“Taniyama was not a very careful person as a mathematician. He made a lot of mistakes, but he made mistakes in a good direction, and so eventually he got to right answers. And I tried to imitate him, but I found out that it is very difficult to make good mistakes.”
—Goro Shimura in Fermat’s Last Theorem (BBC)
The best Christmas gift I received this year was a wonderful conversation with a dear friend, who is both a scientist and an artist, and moreover, one of the most resilient people I know. When the conversation turned to the subject of that resilience, she said something I found striking: She felt that the experience of having attended a Montessori school, where erasers were removed from the pencils, had freed her in later life from the anxiety of failure.
I can think of no better definition of the artistic life than that of a life without erasers. Of all the terrible abuses to which we subject children, this inculcated fear of failure is among the most tyrannical. We treat mistakes as occasions for shame, as dead ends that signal defeat and despair. Mistakes are something dirty, to be scrubbed from the page and forgotten. Indeed, we think of mistakes as so staining, so permanent that where we cannot erase them, we are forced to deny them, even into the depths of absurdity.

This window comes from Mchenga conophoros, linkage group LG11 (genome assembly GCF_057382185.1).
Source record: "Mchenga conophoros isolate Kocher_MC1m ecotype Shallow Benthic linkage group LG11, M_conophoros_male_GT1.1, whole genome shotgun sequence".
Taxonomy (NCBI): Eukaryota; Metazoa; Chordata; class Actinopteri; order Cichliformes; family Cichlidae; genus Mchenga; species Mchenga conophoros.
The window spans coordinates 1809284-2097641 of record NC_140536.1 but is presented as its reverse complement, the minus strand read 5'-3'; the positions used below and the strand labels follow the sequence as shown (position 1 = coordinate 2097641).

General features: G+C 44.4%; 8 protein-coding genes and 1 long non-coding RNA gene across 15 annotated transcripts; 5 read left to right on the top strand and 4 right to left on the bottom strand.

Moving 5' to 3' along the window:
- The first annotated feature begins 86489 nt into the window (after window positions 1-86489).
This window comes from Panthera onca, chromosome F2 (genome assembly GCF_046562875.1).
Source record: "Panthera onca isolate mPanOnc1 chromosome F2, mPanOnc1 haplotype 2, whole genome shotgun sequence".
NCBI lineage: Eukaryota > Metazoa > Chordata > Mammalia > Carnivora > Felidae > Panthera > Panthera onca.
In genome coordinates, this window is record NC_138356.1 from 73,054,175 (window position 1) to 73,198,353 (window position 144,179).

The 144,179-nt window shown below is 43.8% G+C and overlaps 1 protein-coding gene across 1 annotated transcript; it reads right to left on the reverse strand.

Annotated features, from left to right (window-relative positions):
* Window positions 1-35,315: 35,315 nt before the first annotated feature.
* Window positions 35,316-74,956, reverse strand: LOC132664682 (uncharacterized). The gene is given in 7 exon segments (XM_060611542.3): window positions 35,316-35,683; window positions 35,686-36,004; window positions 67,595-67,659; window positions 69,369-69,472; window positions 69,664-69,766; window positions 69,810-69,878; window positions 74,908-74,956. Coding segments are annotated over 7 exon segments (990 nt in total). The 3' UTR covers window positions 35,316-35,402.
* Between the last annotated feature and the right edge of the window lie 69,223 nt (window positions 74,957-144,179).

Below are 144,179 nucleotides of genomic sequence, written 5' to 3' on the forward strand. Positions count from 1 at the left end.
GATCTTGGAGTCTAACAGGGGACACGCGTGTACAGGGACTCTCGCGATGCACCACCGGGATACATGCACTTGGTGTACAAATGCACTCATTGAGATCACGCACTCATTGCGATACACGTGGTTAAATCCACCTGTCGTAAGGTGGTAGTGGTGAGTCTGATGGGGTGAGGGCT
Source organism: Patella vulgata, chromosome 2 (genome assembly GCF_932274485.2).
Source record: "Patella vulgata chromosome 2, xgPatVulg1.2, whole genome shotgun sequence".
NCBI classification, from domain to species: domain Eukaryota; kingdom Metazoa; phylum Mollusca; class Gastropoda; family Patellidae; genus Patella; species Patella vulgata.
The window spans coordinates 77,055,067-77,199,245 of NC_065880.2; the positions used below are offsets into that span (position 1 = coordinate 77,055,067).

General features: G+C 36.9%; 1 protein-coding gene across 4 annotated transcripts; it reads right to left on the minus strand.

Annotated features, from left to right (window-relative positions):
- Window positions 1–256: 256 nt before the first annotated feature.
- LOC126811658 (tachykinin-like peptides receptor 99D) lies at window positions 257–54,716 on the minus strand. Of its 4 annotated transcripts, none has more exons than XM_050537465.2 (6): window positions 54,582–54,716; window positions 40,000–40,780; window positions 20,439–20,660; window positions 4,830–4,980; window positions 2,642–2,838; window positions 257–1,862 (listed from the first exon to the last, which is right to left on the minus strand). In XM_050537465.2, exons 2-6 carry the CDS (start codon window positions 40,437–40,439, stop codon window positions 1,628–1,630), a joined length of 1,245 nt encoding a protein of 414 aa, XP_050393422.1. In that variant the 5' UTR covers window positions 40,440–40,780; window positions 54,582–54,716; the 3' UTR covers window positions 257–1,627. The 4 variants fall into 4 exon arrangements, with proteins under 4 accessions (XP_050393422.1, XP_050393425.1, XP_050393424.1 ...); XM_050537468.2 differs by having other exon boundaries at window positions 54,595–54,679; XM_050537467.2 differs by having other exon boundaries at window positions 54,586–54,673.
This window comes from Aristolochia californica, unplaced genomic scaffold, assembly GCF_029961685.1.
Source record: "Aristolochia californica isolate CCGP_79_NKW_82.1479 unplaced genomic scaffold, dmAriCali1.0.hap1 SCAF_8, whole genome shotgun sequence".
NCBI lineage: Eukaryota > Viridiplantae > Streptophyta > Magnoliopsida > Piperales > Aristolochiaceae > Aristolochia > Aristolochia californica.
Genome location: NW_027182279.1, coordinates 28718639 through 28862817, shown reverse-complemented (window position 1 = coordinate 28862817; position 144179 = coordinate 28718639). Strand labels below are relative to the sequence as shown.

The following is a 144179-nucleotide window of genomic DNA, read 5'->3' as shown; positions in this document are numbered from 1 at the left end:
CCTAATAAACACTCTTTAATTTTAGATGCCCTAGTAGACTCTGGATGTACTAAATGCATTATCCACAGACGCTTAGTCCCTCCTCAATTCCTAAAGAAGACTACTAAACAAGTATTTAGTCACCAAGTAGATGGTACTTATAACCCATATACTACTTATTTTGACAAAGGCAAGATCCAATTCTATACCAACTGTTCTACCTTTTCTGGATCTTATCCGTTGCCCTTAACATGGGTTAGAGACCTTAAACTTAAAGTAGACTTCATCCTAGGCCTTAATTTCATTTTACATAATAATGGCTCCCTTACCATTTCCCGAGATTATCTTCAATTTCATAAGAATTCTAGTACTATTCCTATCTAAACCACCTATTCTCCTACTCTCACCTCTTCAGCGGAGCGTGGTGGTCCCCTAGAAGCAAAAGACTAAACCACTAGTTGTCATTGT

Our antiquated impulse to save face is not in keeping with modernity. So much of artistic and scientific advancement begins in the realm of wild wrongness. In our haste to erase our errors, we destroy the map of the terrain we’ve explored. How are we to discover anything if we can’t even remember where we’ve been?
As Shimura suggests, there is an art to making mistakes—a sacred art, even—which opens doors to the as yet unimagined. But it is not an art one will learn in public schools, much less in churches, newspapers, or the public sphere. I imagine it is a habit not so much cultivated as crashed into, like falling down a well. And—though I cannot be sure, for it is not my mode of being—it begins by ridding oneself of erasers and learning to live a little more messily, for the worst mistake is a mistake denied.